The Stayton market has done some great stabilizing this year, but that has more to do with people pulling their homes off the market and just not selling rather than anything else. I fully expected home prices to drop a solid 10% from 2009 as the market fundamentals were all indicating strong downward pressure on real estate prices here. That didn’t happen.
The average home price actually popped up 6% in 2010 over 2009 and the median home price increased 3.4%. Homes didn’t appreciate in the way that most people think about appreciation, but some more expensive homes finally sold in 2010 after well over a year on the market. The drop in interest rates and the tax credit this year appear to have enticed people to buy in Stayton, as these numbers were much better than I was expecting.
Honestly I don’t see how this can be the bottom of the Stayton real estate market so I am skeptical that this trend will continue.
The other three main factors in real estate fundamentals, home sales trends, inventory, and foreclosures are still really high. Inventory is at 14 months as of this post; foreclosures jumped 28.6% over 2009; and home sales, while up are still way off normal volumes.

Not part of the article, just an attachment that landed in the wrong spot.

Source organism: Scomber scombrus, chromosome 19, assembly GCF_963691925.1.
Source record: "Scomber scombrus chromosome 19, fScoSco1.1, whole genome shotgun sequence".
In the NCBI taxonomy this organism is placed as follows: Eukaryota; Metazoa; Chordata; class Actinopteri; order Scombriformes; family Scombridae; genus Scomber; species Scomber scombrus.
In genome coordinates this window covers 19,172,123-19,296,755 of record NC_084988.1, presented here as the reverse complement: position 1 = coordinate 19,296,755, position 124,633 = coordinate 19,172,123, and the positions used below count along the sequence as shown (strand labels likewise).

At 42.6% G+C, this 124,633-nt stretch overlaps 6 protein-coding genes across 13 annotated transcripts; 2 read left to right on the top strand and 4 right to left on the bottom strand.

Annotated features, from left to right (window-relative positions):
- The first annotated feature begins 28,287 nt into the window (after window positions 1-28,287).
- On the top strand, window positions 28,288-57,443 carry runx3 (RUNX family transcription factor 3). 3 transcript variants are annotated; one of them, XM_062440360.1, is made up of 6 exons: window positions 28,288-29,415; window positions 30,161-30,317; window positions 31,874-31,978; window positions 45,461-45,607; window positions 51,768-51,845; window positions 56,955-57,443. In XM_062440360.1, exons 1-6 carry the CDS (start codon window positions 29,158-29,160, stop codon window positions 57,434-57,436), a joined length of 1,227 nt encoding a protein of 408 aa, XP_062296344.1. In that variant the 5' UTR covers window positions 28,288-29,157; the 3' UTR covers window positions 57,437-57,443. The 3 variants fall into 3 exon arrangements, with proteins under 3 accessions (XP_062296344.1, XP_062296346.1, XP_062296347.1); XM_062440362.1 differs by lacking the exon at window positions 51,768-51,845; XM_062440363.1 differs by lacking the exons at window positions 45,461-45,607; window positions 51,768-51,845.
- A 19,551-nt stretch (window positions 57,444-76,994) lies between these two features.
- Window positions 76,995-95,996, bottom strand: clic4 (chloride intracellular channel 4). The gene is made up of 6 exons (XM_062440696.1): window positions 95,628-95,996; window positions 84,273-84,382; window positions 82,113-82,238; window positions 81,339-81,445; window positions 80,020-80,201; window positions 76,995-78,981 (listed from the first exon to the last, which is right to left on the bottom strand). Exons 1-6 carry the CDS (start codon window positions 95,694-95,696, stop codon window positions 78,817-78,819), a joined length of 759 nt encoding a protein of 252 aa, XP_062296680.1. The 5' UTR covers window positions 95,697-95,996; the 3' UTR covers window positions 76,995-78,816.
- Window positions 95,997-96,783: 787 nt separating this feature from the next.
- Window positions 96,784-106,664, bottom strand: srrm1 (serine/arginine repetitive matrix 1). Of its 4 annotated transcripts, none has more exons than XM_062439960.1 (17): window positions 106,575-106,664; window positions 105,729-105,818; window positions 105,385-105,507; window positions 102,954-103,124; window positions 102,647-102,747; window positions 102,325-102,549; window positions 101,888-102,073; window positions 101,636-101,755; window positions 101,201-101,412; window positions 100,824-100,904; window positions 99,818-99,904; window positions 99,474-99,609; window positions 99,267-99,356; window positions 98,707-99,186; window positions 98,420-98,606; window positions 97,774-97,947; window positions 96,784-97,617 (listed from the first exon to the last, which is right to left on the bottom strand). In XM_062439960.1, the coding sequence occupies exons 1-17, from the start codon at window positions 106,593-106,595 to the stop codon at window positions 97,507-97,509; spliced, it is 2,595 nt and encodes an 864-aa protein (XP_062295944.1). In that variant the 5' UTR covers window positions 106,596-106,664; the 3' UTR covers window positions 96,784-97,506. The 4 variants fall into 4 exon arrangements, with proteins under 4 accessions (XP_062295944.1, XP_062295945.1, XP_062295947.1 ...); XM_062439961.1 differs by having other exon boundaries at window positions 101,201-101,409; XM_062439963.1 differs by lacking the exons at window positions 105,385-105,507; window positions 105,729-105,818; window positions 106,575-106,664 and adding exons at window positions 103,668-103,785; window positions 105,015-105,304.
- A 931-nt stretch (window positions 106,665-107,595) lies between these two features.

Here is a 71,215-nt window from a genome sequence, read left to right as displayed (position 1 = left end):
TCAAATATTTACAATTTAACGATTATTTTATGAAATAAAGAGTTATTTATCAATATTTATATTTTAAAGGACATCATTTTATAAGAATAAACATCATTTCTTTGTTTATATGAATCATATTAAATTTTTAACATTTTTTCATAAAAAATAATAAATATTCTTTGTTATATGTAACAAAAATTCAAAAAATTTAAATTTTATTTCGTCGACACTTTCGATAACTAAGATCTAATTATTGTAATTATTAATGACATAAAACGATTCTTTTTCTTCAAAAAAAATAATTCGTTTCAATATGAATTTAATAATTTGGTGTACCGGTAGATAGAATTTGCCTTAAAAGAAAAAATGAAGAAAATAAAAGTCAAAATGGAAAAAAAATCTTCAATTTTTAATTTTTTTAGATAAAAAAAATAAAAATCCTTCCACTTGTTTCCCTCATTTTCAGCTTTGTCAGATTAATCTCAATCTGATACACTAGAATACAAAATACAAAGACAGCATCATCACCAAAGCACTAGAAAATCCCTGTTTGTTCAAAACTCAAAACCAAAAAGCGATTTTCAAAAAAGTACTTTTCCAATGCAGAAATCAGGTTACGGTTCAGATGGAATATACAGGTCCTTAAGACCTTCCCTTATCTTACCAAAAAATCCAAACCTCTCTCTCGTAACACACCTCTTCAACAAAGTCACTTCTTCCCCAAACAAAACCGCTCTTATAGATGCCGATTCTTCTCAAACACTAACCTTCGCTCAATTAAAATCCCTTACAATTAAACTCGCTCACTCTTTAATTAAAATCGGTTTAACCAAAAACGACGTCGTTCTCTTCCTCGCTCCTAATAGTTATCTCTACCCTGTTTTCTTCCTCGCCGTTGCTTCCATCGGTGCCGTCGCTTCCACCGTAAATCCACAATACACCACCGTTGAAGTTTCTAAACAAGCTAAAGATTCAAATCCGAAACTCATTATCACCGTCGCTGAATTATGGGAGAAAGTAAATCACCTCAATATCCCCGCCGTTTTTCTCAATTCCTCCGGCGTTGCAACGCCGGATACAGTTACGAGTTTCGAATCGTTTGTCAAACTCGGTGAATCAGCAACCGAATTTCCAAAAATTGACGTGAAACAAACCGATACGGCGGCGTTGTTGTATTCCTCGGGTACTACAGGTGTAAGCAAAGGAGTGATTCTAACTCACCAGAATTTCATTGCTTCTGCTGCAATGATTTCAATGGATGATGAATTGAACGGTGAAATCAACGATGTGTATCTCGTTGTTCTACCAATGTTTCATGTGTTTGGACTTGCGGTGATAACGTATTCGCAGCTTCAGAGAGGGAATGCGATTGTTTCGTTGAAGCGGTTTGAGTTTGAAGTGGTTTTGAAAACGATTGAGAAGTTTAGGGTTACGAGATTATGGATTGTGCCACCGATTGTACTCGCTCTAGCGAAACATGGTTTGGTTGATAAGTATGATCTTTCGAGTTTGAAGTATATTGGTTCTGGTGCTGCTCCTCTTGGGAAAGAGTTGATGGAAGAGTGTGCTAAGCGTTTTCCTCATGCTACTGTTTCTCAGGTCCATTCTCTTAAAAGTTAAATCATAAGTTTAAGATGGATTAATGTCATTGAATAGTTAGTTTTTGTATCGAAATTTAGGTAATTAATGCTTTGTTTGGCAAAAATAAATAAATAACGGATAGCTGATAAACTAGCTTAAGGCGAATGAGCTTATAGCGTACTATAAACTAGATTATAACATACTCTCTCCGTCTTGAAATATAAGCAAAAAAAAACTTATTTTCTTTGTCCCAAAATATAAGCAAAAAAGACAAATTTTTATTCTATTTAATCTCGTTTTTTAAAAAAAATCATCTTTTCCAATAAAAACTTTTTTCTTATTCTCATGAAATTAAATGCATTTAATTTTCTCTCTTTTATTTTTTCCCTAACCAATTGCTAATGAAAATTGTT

Sales did pop up from 2009 but this was expected with the tax credit earlier in the year.
Foreclosure notices are still hammering the small Stayton market and the huge increase isn’t surprising given the state of the Oregon economy. While the last two quarters have shown a drop in notices, which is a great trend I hope continues, for the year they are up substantially.
The end result…a mixed bag of real estate results for Stayton. Inventory down since the summer by about half, foreclosure notices up, home sales slightly up from 2009, and home prices up.
We’ll have to see what the numbers bring this year, but considering that 50% of Stayton sales in 2010 occurred before April 30th, when the tax credit ended, I’m thinking that the market will continue to correct here as the foreclosures put downward pressure on the market.
The data in this post was crunched from the WVMLS and information obtained from Fidelity National Title.